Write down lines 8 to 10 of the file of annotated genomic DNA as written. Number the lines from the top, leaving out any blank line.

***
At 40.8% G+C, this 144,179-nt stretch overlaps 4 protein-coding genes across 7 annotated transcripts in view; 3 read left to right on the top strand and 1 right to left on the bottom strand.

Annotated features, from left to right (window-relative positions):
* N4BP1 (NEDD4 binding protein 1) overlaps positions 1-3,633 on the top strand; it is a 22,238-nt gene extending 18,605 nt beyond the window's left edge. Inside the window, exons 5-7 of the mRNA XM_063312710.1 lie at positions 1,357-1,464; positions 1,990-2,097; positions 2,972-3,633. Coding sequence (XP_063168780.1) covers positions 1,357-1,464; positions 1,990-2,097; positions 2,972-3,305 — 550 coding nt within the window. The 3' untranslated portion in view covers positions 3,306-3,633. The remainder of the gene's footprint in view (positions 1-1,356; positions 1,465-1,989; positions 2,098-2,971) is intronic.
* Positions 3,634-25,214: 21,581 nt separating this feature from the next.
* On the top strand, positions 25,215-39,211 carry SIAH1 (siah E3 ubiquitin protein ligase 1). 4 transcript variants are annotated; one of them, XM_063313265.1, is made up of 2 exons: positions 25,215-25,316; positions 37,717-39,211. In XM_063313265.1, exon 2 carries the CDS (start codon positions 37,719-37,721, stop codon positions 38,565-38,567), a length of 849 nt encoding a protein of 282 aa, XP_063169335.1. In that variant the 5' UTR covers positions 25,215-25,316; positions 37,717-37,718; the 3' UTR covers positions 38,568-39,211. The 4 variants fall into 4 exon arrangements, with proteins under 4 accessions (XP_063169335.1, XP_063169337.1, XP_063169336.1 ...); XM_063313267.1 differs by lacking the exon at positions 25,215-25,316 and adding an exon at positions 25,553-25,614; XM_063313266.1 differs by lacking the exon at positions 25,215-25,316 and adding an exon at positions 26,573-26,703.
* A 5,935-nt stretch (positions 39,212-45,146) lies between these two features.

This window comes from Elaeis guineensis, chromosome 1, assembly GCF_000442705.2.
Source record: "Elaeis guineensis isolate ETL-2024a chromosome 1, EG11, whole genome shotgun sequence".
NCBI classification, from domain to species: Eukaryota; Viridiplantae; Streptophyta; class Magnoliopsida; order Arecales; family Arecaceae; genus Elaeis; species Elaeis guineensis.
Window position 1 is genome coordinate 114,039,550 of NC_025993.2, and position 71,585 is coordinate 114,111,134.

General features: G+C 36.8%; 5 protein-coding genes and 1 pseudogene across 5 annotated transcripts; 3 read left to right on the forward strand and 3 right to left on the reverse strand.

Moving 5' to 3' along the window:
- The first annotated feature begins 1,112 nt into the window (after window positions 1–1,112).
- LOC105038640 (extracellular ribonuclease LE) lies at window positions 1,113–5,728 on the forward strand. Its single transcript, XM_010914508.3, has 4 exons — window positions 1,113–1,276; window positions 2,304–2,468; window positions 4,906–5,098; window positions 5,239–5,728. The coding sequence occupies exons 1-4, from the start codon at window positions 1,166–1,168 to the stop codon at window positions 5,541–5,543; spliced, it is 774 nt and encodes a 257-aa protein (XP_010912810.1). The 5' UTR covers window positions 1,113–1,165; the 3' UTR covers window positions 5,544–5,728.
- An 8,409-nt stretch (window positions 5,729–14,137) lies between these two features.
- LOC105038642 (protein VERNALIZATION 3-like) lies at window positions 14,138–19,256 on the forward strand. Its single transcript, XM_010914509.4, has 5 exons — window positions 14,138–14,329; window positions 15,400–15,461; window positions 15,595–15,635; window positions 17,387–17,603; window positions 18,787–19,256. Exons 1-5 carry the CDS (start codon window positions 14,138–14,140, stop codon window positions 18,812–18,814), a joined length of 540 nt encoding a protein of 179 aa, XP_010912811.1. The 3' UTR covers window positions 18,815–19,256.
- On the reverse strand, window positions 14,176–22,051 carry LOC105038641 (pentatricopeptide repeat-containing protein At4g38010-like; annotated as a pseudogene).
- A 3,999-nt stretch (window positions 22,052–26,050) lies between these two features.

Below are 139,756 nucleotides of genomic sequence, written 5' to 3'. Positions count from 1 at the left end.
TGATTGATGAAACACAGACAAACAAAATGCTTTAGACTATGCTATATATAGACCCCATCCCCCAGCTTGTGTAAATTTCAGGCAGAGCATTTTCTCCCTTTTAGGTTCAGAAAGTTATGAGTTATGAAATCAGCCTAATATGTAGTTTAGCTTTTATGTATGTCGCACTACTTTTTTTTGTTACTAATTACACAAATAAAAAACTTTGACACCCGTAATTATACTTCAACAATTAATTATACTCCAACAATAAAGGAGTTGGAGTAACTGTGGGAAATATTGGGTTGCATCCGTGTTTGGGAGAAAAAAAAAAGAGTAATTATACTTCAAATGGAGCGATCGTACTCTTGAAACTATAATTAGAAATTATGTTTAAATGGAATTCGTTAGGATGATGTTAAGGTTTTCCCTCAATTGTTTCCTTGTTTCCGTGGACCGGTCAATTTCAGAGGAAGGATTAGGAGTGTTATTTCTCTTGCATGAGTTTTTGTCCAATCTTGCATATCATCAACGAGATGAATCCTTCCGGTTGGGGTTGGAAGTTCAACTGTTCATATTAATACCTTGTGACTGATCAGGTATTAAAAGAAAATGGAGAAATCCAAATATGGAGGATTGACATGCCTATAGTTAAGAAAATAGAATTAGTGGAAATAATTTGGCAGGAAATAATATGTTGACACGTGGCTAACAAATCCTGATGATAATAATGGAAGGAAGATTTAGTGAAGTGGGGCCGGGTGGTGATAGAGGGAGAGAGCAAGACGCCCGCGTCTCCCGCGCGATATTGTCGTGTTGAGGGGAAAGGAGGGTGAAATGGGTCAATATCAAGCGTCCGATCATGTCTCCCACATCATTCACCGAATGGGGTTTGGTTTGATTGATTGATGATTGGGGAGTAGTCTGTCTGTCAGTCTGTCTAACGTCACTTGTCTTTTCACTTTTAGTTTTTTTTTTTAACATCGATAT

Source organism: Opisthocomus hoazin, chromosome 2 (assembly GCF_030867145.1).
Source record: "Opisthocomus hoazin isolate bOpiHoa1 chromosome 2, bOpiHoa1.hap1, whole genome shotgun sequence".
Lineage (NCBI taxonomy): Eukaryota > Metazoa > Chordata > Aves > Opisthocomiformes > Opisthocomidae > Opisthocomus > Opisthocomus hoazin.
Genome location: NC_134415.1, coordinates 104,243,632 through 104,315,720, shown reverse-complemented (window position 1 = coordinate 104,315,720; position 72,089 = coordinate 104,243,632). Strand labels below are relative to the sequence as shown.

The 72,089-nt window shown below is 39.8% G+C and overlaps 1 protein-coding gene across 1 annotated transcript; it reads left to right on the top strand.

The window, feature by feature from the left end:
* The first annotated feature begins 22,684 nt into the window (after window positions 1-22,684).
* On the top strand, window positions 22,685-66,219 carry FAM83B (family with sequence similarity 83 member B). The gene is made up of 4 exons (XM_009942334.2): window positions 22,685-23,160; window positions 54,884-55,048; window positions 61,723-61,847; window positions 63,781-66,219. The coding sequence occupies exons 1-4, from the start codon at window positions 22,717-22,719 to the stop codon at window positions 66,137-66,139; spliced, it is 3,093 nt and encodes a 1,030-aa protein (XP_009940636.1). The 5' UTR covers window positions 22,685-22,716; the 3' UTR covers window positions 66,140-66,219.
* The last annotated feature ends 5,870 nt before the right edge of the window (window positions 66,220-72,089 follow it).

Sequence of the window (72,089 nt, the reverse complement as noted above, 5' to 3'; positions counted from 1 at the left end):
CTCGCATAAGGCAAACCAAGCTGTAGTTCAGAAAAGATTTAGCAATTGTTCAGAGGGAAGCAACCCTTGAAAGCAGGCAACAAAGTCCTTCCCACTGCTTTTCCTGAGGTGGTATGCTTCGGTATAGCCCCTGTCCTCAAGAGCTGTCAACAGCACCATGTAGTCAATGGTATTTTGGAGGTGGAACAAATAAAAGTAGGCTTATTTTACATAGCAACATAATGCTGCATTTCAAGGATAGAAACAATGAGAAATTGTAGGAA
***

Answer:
Source record: "Elaeis guineensis isolate ETL-2024a chromosome 1, EG11, whole genome shotgun sequence".
NCBI classification, from domain to species: Eukaryota; Viridiplantae; Streptophyta; class Magnoliopsida; order Arecales; family Arecaceae; genus Elaeis; species Elaeis guineensis.
Window position 1 is genome coordinate 114,039,550 of NC_025993.2, and position 71,585 is coordinate 114,111,134.